7: Of Catching, Of Conquering


Through the Dark Sod – as Education –

The Lily passes sure –

Feels her white foot – no trepidation –

Her faith – no fear –

Afterward – in the Meadow –

Swinging her Beryl Bell –

The Mold-life – all forgotten – now –

In Ecstasy – and Dell –

Emily Dickinson, “Through the Dark Sod – as Education”


The box in the coat closet will not let me be.

It hisses as I walk by.

It screams as I leave.

It whispers as I sleep.

Look at me, it demands.

I’m stronger than this.

I’m stronger than anything he could have sent me, but still

I do not look.


Black suit, platinum-and-grey striped tie.

I hate that he can appear so untouched and untouchable, his striking face clean of all traces of our acquaintance. It’s irksome, when every breath and each footprint he’s expended in my direction are practically visible on my skin.

His eyes find me again, and he smiles.

This time, he does not hesitate before coming over.

“I have a theory about your last name,” he begins charmingly.

“Do you?”

“I do. Would you like to hear it?”

I shut my laptop and smile. “I have time.”

The look in his eyes, I’ve seen it before: playful, determined. Focused. Flirtatious.

Edward Cullen grins as he tells me the story of the selkie, how the mythical creature is able to become human by leaving the sea and shedding her seal skin. He tells me that selkies in human form are lovely, and that they often bewitch human men with their beauty, only to leave them heartbroken after donning the seal skin and returning to the ocean. He tells me that a selkie’s lover can keep her only after hiding her skin, thereby forcing her to remain with him on land as a human.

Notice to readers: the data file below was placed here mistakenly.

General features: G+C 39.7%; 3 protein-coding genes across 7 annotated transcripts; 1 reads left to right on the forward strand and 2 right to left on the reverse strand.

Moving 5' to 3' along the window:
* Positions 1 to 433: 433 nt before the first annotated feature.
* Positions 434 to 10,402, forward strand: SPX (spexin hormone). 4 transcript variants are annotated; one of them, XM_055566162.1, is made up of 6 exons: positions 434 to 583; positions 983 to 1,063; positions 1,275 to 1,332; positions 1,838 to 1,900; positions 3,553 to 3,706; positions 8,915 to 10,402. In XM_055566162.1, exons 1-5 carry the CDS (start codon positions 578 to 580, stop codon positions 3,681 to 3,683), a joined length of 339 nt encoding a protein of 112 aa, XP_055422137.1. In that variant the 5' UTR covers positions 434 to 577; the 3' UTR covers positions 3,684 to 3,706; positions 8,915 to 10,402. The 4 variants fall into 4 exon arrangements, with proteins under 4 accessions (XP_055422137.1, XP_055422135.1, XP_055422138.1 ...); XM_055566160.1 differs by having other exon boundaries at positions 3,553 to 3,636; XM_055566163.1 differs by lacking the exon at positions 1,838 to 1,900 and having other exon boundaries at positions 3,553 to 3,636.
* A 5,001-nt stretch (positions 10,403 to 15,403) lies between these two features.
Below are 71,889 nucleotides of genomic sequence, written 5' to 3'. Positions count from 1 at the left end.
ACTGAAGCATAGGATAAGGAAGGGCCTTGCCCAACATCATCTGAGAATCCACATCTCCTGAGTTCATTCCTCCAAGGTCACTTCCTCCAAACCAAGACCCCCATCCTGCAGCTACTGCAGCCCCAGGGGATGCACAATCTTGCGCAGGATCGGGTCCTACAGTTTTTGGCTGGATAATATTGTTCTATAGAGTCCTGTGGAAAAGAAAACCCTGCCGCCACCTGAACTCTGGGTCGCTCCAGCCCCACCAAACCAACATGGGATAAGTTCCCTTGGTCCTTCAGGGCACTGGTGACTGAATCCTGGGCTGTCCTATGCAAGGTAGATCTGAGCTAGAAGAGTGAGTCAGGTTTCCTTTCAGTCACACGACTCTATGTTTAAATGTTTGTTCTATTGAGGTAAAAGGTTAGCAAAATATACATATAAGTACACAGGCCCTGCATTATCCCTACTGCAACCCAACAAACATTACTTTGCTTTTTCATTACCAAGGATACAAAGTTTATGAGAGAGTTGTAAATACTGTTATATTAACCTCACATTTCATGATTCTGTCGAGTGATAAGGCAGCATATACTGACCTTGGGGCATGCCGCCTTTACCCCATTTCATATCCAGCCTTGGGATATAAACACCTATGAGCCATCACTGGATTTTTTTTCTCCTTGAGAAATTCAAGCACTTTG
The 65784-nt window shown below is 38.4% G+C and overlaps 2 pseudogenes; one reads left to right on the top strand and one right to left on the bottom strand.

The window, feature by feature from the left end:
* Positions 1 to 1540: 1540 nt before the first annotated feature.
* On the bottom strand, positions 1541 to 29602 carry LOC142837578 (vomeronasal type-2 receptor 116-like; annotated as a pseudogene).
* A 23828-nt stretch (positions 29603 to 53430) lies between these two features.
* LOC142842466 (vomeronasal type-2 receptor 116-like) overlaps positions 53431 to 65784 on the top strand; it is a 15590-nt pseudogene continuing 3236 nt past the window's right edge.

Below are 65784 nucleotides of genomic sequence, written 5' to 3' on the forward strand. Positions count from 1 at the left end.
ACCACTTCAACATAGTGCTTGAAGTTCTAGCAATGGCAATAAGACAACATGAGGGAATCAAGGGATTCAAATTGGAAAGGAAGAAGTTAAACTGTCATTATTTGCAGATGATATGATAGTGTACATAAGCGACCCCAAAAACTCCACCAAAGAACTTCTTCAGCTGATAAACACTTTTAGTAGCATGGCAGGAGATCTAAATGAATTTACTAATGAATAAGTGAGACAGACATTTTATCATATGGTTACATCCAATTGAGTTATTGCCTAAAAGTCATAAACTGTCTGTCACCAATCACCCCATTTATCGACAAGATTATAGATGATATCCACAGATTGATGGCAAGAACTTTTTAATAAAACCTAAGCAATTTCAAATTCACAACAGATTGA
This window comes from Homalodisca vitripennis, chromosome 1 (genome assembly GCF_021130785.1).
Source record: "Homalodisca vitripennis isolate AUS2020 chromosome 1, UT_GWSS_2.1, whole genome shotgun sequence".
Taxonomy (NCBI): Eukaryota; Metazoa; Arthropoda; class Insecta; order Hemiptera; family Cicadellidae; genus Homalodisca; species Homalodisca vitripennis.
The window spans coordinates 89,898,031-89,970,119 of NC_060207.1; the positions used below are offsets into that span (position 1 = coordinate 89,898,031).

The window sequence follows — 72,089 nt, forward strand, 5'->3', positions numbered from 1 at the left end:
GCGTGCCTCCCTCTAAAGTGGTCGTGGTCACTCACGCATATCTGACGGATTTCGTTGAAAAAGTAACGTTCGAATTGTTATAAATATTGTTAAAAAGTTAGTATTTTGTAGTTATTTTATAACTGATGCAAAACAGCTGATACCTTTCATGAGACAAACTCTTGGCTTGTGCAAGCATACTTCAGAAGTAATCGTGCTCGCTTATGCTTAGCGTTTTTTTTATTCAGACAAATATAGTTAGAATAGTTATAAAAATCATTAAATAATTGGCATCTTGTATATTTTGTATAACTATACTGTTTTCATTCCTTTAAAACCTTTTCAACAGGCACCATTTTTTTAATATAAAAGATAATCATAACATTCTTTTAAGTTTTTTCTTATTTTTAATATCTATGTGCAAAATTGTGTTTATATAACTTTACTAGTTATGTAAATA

He laughs at the dubious look on my face.

“I still haven’t heard your theory,” I remind him.

“I’ve never met a selkie with a last name,” he replies with a wink.

We say goodbye and he walks outside, leaving me wondering exactly how he knows so much about Gaelic folklore.

I look out the window at him, watching as he climbs into his car, unaware of my observance.

The moment before I mean to look away, his car door slams, and happen catch a glance of Edward Cullen’s driver in time to meet his cold stare.


“It’s a beautiful morning, Ms. Swan.”

“Yes, Billy. It is.”

“Sun is shining, we got a nice breeze moving through the city… it was getting pretty hot there for a little bit.”

“‘What dreadful hot weather we have! It keeps me in a continual state of inelegance.‘”

He frowns, thinks. Asks me to repeat it, and I do.

“Sounds like a woman,” he grumbles momentarily, and does not guess the answer.


“Your father asked me to tell you hello,” Dr. Cope informs me.

I nod.

“He seems to love you, very much.”

“Yes, he does seem to.”

I can feel her eyes, scanning my every facial tic with humanoid precision. She’s studying me, gathering information and assimilating it into a strategy that will inform her next move. She thinks she’s subtle. She thinks she’ll surprise me.

“Tell me about your father, Isabella.”

Annoyed, I fight the urge to shift restlessly at her question. What will it take to make this go away? I wonder to myself.